#This goes beyond spam and the resources that many mail servers are
#using. These attacks are being directed at anti-spam organizations
#today. Where will they point tomorrow? Many forms of breaking through
#network security require that a system be DOS'd while the crime is being
#committed. These machines won't quiet down after the blacklists are shut
#down. They will keep attacking hosts. For the US market, this is a
#national security issue. These systems will be exploited to cause havoc
#among networks of all types and sizes; governmental and commercial.
Note that not all DNSBLs are being effectively hit. DNSBLs which run with
publicly available zone files are too distributed to be easily taken down,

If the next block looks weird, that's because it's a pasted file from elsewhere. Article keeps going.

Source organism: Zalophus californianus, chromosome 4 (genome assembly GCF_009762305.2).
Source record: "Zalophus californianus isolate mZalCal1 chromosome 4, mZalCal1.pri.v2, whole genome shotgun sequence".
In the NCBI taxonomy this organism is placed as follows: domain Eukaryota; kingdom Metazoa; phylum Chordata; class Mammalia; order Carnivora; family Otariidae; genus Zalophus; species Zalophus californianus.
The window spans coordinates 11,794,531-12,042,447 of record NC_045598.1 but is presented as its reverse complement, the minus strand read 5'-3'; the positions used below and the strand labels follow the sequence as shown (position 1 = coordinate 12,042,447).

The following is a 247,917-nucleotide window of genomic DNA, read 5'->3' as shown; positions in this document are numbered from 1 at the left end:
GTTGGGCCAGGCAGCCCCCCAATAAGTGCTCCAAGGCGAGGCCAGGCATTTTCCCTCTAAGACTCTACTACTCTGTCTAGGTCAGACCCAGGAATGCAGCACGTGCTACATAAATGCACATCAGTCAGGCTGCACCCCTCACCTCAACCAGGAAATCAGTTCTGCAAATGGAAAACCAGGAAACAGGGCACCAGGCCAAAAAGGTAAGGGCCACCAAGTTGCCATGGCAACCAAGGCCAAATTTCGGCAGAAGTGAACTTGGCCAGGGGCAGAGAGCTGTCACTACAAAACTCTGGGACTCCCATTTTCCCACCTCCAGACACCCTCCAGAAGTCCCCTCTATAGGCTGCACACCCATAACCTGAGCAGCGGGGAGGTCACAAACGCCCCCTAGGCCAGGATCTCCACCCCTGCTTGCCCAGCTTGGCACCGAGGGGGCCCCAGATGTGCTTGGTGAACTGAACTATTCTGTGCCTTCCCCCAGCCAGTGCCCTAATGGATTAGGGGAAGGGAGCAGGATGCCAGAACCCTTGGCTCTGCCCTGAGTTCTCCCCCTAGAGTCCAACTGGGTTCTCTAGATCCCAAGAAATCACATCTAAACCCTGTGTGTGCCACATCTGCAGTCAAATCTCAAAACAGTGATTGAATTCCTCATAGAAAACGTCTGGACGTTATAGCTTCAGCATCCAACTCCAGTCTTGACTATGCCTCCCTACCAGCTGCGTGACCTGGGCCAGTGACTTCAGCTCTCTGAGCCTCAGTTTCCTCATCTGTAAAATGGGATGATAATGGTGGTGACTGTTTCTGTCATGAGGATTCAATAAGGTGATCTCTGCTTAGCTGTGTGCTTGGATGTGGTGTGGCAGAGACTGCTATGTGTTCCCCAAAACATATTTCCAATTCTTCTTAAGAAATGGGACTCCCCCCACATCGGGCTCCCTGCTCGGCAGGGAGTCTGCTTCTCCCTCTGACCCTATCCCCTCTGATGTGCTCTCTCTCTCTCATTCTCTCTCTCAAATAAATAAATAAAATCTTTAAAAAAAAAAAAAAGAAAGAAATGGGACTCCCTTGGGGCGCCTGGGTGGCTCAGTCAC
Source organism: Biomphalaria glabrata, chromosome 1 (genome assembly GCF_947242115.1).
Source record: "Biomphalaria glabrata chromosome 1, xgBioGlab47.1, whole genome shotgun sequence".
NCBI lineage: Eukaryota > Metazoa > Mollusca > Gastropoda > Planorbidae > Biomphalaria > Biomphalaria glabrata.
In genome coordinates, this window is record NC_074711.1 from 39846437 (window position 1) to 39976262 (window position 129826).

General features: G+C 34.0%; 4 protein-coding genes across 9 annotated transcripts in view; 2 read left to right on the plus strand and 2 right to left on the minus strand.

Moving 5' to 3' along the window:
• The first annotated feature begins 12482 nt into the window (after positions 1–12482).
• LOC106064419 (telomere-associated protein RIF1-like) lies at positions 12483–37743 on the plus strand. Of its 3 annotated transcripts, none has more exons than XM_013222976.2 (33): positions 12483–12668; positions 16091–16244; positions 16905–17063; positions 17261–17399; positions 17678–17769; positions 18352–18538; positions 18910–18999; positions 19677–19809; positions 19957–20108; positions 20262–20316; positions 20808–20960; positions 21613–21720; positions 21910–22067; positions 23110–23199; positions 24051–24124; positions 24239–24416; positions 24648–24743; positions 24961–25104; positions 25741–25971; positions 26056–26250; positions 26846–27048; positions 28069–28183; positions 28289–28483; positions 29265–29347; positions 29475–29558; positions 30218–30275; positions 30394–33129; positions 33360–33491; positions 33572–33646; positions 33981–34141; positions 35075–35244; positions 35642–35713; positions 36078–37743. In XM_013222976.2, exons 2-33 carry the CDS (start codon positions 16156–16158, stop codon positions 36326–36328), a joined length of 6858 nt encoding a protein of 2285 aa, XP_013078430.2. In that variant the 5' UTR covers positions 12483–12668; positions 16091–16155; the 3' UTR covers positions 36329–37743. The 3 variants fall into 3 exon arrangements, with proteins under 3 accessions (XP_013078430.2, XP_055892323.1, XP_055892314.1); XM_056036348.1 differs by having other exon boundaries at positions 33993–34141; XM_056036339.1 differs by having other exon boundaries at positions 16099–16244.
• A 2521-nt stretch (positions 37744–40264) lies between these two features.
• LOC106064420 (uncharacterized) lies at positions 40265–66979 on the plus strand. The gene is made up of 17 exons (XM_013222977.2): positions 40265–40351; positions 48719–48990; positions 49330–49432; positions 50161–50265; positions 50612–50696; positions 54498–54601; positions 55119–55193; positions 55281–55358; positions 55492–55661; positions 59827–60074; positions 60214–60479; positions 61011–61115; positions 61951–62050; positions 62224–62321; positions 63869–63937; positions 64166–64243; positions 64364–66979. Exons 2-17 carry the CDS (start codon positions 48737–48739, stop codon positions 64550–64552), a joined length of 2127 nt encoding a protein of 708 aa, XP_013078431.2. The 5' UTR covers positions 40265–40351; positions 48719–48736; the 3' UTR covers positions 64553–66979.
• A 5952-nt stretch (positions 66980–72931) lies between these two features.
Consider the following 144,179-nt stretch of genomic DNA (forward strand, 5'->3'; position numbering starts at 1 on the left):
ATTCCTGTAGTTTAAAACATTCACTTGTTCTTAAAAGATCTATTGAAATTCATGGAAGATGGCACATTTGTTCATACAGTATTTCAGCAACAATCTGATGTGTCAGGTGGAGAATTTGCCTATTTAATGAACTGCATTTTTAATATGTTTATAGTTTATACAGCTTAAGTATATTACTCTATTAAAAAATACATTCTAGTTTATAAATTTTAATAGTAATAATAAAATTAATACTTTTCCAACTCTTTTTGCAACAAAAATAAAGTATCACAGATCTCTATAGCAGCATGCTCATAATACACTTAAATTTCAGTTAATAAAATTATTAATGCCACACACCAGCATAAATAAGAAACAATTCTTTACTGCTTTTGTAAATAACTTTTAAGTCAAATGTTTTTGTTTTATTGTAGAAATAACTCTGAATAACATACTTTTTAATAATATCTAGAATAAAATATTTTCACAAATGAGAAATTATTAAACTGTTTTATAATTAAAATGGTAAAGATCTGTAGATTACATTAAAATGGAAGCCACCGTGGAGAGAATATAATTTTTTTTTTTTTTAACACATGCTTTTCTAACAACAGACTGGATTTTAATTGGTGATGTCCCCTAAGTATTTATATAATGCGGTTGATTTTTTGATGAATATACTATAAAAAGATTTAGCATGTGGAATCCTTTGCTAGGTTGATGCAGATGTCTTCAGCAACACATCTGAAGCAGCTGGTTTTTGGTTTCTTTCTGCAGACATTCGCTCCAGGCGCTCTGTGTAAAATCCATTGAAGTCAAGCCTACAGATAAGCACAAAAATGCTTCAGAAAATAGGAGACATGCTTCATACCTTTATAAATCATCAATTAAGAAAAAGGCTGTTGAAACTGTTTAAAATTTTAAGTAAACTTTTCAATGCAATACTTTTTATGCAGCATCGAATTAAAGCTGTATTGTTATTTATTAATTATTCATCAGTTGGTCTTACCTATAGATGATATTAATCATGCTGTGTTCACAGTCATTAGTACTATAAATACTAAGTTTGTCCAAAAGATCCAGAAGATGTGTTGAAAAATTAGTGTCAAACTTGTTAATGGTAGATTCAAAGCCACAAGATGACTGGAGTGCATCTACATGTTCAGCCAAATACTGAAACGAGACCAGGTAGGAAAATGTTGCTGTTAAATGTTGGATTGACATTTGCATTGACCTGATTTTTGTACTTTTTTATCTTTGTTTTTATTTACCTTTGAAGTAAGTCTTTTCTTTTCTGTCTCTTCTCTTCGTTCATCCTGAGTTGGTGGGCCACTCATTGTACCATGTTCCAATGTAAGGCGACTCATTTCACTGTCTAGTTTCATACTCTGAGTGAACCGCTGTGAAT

particularly if periodic deltas are distributed via cryptographically
signed Usenet messages (or other "push" channels). You can immunize DNSBLs
from attack, *provided* that you're willing to publicly distribute the
contents of those DNSBLs.
And when it comes to dealing with the sources of these attacks, we all
know that there are *some* networks where security simply isn't any sort of
priority. (For example, make it a practice to routinely see what ISPs
consistently show up highly ranked on incident summary sites such as
Maybe the folks running those networks are overworked and understafffed,
maybe they have legal constraints that limit what they can do, maybe their
management just don't care as long as they keep getting paid. Who knows?
Whatever the reason, no one is willing to depeer them or filter their
routes, so they really are free to do absolutely *nothing* about
vulnerable hosts or abusive customers.
There are absolutely *no* consequences to their security inactivity, and
because of that, none of us should be surprised that the problem is
becoming a worsening one.
Joe St Sauver (firstname.lastname@example.org)
University of Oregon Computing Center